The best estimate I can get from the various technological authorities shows that approximately $18m will be required to solve the problems of these farms which have the potential to produce more than 8,000 lb of butterfat. Of this amount $8m needs to be spent in Queensland; $5m in New South Wales; $3m in Western Australia; $lm in Tasmania; and Sim in Victoria and South Australia. Some farmers may have to leave the industry for various reasons. It may be because the Government puts forward a proposal to amalgamate farms. It may be that the resources of the land and the water on these farms could be used more effectively for weaner and beef production. It is estimated that approximately 1,700 of the 3,000 farmers in this group will need assistance to enable them to get out of the industry. Most of these people are located in Queensland, the number in that State being 850. The figures for the other States are: New South Wales, 400; Western Australia, 120; Tasmania, 180; and in Victoria and South Australia fewer than 200. Estimates which I have been able to obtain show that about Si 7m may be required to help these people. This money will be needed to diversify, amalgamate or buy out the farms so that the land can be used for other purposes.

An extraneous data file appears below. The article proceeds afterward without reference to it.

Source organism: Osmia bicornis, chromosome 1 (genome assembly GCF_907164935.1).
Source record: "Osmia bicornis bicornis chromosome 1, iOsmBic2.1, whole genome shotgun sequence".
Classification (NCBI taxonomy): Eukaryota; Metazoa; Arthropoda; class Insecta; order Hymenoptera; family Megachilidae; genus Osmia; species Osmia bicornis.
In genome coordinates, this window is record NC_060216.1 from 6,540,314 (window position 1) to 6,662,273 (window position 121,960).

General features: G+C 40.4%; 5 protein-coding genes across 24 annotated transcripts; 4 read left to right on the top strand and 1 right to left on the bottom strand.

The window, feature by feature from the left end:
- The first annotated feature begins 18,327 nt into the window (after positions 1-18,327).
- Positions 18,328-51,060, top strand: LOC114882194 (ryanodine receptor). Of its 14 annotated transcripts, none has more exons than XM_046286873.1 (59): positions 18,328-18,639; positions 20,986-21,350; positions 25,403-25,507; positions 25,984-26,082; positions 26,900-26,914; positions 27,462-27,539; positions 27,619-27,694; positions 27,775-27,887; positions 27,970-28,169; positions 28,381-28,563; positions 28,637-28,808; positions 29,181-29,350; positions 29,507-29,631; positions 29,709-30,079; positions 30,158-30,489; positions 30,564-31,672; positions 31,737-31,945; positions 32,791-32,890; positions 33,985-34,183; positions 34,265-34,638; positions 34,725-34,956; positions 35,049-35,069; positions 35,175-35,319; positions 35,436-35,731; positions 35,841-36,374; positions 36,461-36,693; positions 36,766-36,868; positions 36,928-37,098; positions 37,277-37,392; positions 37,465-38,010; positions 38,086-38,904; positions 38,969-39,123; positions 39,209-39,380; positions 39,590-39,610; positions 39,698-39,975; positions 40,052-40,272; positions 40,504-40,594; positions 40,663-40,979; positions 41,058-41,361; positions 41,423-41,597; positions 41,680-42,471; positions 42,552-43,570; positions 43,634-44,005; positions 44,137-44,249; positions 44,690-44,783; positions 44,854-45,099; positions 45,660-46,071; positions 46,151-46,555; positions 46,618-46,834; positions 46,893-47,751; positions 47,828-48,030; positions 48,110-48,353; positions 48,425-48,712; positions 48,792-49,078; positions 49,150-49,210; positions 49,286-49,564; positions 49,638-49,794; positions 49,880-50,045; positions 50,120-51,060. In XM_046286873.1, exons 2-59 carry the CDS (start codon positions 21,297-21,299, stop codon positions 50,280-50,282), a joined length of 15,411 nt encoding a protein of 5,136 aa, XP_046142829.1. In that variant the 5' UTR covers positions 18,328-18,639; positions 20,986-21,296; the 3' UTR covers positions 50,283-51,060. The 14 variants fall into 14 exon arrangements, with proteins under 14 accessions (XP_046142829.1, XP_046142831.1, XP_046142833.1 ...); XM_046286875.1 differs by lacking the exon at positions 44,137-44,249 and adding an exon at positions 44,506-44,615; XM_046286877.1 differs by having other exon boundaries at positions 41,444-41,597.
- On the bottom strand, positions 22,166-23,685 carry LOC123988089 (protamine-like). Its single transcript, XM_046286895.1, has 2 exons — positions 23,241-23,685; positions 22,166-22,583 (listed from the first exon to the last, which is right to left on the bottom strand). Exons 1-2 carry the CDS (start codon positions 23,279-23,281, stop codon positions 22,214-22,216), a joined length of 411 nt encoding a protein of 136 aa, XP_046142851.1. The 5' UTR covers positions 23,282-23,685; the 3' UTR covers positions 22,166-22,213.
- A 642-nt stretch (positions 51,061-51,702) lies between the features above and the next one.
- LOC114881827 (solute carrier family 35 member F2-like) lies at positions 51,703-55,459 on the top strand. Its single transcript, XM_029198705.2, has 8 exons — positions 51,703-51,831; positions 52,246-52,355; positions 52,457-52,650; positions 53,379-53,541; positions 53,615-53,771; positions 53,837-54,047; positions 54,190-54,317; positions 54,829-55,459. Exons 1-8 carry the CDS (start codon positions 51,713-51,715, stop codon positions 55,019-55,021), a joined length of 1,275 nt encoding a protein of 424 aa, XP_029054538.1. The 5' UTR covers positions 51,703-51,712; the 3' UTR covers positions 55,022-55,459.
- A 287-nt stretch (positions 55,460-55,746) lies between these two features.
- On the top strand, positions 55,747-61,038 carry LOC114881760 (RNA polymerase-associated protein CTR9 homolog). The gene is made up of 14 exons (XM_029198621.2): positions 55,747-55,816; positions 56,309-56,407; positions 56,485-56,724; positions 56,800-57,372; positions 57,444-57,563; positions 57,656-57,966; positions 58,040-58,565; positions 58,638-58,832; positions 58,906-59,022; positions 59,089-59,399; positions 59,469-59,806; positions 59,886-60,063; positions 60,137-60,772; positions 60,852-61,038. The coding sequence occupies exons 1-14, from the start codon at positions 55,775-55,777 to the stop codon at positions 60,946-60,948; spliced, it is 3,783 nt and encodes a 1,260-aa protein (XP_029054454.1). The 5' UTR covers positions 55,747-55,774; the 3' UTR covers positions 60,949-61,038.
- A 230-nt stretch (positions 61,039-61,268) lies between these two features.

When considering the removal of the subsidy one cannot ignore depopulation factors. We are inclined to consider only the dairying industry itself, but if the subsidy or financial assistance is taken away from areas in which the dairying industry is concentrated there could be a marked decline of population, particularly in areas where the problems of the dairying industry are most apparent. This is shown when one looks at the economy of the towns supported by the dairying industries. It can be argued, if one wishes to argue on the side of decentralisation, that the dairy farmer is not the only person affected. The businessman and employees in such industries as the railways and the Post Office are also affected by the problems of the dairying industry. Their future is also at stake. In many areas, where dairy farmers sold their properties to beef producers, it was not very long before the population of the township started to decline. This has certainly been so in central Queensland.